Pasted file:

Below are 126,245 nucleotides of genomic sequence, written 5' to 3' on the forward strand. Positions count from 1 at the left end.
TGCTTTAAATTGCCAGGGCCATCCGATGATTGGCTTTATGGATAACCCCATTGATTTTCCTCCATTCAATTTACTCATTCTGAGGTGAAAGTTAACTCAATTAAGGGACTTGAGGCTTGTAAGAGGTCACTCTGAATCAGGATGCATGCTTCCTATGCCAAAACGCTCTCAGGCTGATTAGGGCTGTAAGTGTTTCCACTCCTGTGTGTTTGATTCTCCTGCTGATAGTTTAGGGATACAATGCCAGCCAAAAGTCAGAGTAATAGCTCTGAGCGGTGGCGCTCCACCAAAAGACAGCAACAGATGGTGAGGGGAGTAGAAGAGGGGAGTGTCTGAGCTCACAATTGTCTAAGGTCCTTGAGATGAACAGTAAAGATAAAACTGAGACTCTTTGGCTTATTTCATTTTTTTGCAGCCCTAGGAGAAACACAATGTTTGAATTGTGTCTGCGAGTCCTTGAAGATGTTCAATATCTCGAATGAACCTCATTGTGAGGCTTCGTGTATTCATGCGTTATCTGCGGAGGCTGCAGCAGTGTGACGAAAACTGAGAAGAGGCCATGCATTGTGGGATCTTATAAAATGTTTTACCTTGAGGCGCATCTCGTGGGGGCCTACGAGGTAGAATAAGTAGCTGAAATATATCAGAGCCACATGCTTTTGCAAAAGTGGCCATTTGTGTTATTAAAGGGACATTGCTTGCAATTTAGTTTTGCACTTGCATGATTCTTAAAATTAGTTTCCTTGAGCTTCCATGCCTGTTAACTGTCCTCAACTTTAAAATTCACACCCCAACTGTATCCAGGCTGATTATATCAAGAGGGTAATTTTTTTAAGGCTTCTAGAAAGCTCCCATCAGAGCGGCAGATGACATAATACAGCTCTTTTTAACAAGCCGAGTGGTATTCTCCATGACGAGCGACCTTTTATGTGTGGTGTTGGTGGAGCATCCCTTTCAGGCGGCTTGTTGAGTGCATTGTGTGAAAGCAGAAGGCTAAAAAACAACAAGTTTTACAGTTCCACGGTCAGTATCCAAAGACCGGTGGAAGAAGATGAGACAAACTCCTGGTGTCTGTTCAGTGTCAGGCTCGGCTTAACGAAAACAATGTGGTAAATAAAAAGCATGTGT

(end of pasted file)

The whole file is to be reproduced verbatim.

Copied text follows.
Below are 126,245 nucleotides of genomic sequence, written 5' to 3' on the forward strand. Positions count from 1 at the left end.
TGCTTTAAATTGCCAGGGCCATCCGATGATTGGCTTTATGGATAACCCCATTGATTTTCCTCCATTCAATTTACTCATTCTGAGGTGAAAGTTAACTCAATTAAGGGACTTGAGGCTTGTAAGAGGTCACTCTGAATCAGGATGCATGCTTCCTATGCCAAAACGCTCTCAGGCTGATTAGGGCTGTAAGTGTTTCCACTCCTGTGTGTTTGATTCTCCTGCTGATAGTTTAGGGATACAATGCCAGCCAAAAGTCAGAGTAATAGCTCTGAGCGGTGGCGCTCCACCAAAAGACAGCAACAGATGGTGAGGGGAGTAGAAGAGGGGAGTGTCTGAGCTCACAATTGTCTAAGGTCCTTGAGATGAACAGTAAAGATAAAACTGAGACTCTTTGGCTTATTTCATTTTTTTGCAGCCCTAGGAGAAACACAATGTTTGAATTGTGTCTGCGAGTCCTTGAAGATGTTCAATATCTCGAATGAACCTCATTGTGAGGCTTCGTGTATTCATGCGTTATCTGCGGAGGCTGCAGCAGTGTGACGAAAACTGAGAAGAGGCCATGCATTGTGGGATCTTATAAAATGTTTTACCTTGAGGCGCATCTCGTGGGGGCCTACGAGGTAGAATAAGTAGCTGAAATATATCAGAGCCACATGCTTTTGCAAAAGTGGCCATTTGTGTTATTAAAGGGACATTGCTTGCAATTTAGTTTTGCACTTGCATGATTCTTAAAATTAGTTTCCTTGAGCTTCCATGCCTGTTAACTGTCCTCAACTTTAAAATTCACACCCCAACTGTATCCAGGCTGATTATATCAAGAGGGTAATTTTTTTAAGGCTTCTAGAAAGCTCCCATCAGAGCGGCAGATGACATAATACAGCTCTTTTTAACAAGCCGAGTGGTATTCTCCATGACGAGCGACCTTTTATGTGTGGTGTTGGTGGAGCATCCCTTTCAGGCGGCTTGTTGAGTGCATTGTGTGAAAGCAGAAGGCTAAAAAACAACAAGTTTTACAGTTCCACGGTCAGTATCCAAAGACCGGTGGAAGAAGATGAGACAAACTCCTGGTGTCTGTTCAGTGTCAGGCTCGGCTTAACGAAAACAATGTGGTAAATAAAAAGCATGTGT